Envisioning

I’ve got to tell you, seeing things isn’t easy for me. I don’t mean literally seeing, although that’s kind of a chore now that I have not bifocals, but—gasp—trifocals. They’re very cute trifocals, but they are a pain nonetheless.

 

But what I’m talking about here is seeing things in my head: having an idea for something and being able to see exactly what it’s going to look like. I’ve talked to a bunch of artists over the years, and many of them—most of them, really—say that when they conceive of a new project, they can see what it’s going to look like, down to the finest details. Those may well change as they start to work on the piece and make it concrete, but they begin with a clear vision of what it’s going to look like. It’s like having a maquette and working from that.

 

It doesn’t work that way for me. I think my mother could envision finished garments, but I can’t. I have a sort of feeling about how I think something might work out, but I never have a concrete idea until it’s done. Even halfway through, I’m still just sort of feeling my way along. Perhaps if I could draw, meaning if I would take time to practice drawing until I was able to make drawings that worked for me (and I’m not; I have too many other things I’d rather practice, and although I’d love to be able to draw well, it’s not important enough to me to spend time practicing the skills required), then I could make what I’m imagining into something concrete. Since that’s not going to happen, though, I’ve had to learn to just begin, just jump in there and do the first thing I thought might lead me to where it becomes something.

 

For instance, I bought this jacket last year:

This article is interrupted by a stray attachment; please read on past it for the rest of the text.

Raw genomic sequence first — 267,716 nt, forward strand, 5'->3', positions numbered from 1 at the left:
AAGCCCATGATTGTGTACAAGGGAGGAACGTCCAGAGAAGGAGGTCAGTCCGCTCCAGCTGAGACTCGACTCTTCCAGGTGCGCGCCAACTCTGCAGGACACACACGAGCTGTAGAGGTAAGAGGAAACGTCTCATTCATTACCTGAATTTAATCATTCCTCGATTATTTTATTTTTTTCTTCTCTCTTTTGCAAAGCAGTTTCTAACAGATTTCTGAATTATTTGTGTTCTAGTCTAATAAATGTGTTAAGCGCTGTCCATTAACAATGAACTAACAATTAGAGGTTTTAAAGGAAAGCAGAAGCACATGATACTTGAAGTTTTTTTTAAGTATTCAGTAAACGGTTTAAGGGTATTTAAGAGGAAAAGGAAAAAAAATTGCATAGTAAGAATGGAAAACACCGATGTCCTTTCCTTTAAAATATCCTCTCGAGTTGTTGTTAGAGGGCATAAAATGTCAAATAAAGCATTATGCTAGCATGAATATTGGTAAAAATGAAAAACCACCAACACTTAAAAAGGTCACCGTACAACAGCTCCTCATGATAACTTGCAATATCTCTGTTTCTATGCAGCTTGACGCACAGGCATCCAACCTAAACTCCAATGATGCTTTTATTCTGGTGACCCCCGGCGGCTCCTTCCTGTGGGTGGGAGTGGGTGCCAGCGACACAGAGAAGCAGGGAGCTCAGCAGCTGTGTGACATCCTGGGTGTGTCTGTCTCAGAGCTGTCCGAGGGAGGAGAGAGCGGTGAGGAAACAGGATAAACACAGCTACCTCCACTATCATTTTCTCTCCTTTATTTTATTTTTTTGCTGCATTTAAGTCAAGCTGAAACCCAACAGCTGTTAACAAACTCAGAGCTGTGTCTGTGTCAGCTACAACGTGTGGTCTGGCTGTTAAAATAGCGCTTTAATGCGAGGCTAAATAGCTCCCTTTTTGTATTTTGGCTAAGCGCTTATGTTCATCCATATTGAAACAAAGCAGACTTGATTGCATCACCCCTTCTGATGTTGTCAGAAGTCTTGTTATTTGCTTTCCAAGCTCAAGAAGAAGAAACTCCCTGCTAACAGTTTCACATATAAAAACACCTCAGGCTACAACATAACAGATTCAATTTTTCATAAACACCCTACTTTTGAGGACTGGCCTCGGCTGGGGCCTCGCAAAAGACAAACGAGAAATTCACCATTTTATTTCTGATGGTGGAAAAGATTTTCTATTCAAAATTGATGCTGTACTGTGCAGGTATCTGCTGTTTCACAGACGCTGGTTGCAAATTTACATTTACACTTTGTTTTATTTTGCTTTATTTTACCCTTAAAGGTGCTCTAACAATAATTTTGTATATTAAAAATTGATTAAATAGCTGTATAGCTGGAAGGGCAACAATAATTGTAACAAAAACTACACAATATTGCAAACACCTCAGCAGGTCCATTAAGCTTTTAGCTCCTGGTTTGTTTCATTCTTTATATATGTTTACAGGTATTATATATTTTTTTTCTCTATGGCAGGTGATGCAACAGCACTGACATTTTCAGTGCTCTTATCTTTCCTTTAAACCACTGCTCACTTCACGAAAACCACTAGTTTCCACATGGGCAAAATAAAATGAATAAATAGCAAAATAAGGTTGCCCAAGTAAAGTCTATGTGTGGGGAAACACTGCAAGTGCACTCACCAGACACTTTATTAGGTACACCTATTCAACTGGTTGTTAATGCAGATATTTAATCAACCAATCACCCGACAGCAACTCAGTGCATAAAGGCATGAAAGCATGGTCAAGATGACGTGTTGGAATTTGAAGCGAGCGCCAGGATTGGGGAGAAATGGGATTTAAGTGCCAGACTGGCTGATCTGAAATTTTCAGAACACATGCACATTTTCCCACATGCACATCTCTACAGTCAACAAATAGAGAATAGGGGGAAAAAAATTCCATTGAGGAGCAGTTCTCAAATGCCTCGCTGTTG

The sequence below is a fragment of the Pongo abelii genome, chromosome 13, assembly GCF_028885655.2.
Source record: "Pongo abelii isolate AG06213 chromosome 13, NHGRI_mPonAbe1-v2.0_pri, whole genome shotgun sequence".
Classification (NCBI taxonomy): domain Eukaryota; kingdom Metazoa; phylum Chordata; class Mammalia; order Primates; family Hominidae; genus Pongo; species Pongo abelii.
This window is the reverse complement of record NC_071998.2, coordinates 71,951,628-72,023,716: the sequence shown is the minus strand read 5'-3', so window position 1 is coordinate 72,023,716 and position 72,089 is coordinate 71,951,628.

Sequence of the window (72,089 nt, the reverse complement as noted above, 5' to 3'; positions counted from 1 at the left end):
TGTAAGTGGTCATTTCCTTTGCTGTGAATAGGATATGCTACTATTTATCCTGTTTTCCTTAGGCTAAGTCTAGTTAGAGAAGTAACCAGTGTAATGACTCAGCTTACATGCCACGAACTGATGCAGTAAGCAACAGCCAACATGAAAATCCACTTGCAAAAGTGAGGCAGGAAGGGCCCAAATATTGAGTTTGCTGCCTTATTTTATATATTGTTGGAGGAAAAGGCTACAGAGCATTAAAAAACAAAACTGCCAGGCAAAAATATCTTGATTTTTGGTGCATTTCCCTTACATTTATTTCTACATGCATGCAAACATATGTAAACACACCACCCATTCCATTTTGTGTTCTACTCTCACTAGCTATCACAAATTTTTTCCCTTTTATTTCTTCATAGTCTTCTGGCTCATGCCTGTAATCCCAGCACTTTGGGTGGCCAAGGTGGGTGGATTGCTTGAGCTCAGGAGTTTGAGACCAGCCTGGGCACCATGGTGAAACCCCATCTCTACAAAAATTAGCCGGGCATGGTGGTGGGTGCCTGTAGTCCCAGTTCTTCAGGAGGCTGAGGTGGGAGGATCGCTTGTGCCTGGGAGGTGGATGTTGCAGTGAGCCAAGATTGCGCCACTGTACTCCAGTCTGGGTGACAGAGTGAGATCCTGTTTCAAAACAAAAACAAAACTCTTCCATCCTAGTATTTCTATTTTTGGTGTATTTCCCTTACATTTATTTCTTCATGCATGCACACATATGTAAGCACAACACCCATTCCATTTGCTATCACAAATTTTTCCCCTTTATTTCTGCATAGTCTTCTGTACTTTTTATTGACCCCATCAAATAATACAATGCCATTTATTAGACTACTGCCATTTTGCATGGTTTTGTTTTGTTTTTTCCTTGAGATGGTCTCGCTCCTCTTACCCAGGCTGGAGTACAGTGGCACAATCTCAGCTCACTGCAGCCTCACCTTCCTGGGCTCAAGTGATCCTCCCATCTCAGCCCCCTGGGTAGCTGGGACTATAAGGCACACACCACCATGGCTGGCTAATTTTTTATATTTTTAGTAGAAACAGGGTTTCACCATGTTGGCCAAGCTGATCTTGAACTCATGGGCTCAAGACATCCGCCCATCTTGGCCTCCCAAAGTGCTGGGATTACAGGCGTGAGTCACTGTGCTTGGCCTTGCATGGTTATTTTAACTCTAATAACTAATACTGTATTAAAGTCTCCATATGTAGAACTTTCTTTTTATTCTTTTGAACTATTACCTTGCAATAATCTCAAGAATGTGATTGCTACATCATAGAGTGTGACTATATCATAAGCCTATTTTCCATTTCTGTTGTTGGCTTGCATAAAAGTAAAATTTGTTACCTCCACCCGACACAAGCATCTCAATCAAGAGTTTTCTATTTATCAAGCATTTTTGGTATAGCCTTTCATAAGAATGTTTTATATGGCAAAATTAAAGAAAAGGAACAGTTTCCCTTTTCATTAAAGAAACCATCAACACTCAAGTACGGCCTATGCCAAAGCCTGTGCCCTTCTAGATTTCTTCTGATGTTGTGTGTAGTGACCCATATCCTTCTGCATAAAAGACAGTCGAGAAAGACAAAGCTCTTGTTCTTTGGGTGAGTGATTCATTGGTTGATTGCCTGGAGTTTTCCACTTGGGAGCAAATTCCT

Freeman-Zachery jacket beforeIt was Cynthia Ashby, and it was cool: I loved the uneven hem and the way the collar showed the inside of the fabric. It was 100% linen and had a nice drape. But the lack of color was painful to me—physically painful, as in making me cringe. But I had this idea, and I all I could say about it was “colors and shapes.” I started off collecting all the odds and ends of embroidery floss that were EVERYWHERE in this house and using those to whipstitch the serged edges. This looked cool, but it took way, way longer than I’d thought it would. I worked on it in spare moments (because, frankly, it was boring) for almost a year.

 

And then, finally, it was done. Unlike most projects I do, it didn’t take a turn and go off in another direction. Nope. If I had been able to articulate what I was going for, this would have been it:

Freeman-Zachery jacket 2

I love it, and I’m thrilled that it turned out like whatever-it-was I was kind-of-sort-of imagining, but I have to admit I have no idea how that happened. I’m pretty sure it’s not likely to happen with any regularity—I’m guessing it’s still going to be mostly hang-on-and-wing-it around here—but I have to admit this was fun, seeing something unfold just like I would have sketched it out. If, you know, I sketched.

 

How about you? Can you see the finished piece ahead of time, or is it more of a pleasant surprise kind of thing for you?

 

Ricë is the author of Living the Creative Life, Creative Time and Space, and Destination Creativity. She also blogs at The Voodoo Cafe.

 

Declaration of You_160Need help envisioning your goals? The Declaration of You! by Jessica Swift and Michelle Ward can help you out!

 

 

 

 

 


MORE RESOURCES FOR MIXED MEDIA ARTISTS

* Find great books, DVDs, downloads & more for mixed media artists!
* Sign up for your FREE email newsletter for great tips, projects & more…
* Download free mixed media desktop wallpapers!

You may also like these articles:

This entry was posted in The Creative Life: A Mixed Media Blog and tagged . Bookmark the permalink.

Comments are closed.